Earnings – First Look CY Q3
Autos – The Unicorn Effect – Amazon, Snapdeal, Flipkart, Ola and Uber are direct contributors to the strong numbers we are witnessing in four wheeler, two wheeler and now three wheeler sales. Ola has tied up with Mahindra and Nissan while Uber tied up with Tata and Maruti to contribute an incremental purchase number on vehicles that looks to be at least 240,000 vehicles, in addition to the thousands of cars already on the roads. Further, the gain in employment would appear to be net accretive to the economy.
IT – Wipro purchase of Appirio a Step in the Right Direction – Earnings for the IT sector have been dismal and questions are being raised about the viability of the business model. Within that context, the best news we have seen is Wipro’s decision to purchase Appirio, which includes TopCoder.com. This is precisely the positioning and expertise that the IT majors need to bring in house to shore up their competitive capabilities.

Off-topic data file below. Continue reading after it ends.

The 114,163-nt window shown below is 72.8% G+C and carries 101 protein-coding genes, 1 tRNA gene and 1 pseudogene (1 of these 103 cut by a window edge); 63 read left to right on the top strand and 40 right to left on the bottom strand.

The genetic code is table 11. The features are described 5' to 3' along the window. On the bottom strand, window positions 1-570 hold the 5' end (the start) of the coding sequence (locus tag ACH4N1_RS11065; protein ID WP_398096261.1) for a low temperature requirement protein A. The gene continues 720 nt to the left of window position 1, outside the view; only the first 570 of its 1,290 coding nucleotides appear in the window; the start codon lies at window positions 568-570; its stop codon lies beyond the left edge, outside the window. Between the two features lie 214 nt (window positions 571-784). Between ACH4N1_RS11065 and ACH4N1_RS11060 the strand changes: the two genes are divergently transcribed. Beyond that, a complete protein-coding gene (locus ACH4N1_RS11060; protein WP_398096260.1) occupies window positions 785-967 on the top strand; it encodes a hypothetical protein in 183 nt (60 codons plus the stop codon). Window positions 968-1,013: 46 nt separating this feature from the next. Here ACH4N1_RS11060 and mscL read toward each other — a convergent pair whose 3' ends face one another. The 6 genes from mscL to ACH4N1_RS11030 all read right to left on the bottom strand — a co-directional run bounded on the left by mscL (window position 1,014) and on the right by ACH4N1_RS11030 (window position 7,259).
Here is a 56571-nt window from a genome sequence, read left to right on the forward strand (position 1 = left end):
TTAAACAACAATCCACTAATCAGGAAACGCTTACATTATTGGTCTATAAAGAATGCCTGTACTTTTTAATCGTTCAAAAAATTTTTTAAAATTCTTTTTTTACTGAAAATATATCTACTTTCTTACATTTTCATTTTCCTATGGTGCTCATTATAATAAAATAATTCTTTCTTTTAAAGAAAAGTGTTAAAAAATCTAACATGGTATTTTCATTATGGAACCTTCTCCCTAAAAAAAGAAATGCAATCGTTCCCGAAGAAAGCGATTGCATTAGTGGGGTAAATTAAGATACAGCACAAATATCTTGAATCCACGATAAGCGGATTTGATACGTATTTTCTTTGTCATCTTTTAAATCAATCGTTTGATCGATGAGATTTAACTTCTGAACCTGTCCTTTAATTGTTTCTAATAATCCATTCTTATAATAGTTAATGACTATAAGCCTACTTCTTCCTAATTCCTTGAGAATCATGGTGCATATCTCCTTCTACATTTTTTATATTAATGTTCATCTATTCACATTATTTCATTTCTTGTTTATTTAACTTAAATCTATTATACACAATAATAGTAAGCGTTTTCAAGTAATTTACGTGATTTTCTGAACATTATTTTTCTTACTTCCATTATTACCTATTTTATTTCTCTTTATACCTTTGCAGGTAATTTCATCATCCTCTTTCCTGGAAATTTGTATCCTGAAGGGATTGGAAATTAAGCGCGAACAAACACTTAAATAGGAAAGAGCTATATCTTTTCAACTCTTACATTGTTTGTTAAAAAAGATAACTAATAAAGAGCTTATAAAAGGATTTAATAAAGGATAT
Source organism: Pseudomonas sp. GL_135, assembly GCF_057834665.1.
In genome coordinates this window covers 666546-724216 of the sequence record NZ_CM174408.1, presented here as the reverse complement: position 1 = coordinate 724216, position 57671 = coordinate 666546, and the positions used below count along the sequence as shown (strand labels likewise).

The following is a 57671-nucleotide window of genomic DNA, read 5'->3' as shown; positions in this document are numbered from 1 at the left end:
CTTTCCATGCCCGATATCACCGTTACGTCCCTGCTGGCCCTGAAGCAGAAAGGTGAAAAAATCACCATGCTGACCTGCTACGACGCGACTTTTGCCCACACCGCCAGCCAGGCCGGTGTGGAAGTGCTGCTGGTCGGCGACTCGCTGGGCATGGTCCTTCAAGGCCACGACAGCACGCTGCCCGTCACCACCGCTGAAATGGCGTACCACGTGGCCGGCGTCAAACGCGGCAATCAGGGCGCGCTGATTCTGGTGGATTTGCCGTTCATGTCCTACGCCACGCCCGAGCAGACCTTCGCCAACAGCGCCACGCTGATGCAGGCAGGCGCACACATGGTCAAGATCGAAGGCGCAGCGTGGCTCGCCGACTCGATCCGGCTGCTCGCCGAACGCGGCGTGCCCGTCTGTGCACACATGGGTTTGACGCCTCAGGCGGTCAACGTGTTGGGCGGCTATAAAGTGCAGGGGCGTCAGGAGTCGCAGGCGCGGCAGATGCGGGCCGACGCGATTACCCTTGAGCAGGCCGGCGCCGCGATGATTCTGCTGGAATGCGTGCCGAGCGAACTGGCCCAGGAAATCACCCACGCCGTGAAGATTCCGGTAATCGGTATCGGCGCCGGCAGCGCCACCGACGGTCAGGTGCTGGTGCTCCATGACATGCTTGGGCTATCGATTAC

TCS and Infosys reported muted revenue growth and while both had reassuring tones, we suspect that the next quarter is likely to be challenging as well. HCLTech had reported good Q2FY17 on top and bottom lines. We remain underweight IT for now, while acknowledging the overwhelming negative sentiment towards the sector. The key question that remains unclear is whether it’ is a falling knife or a bouncing ball.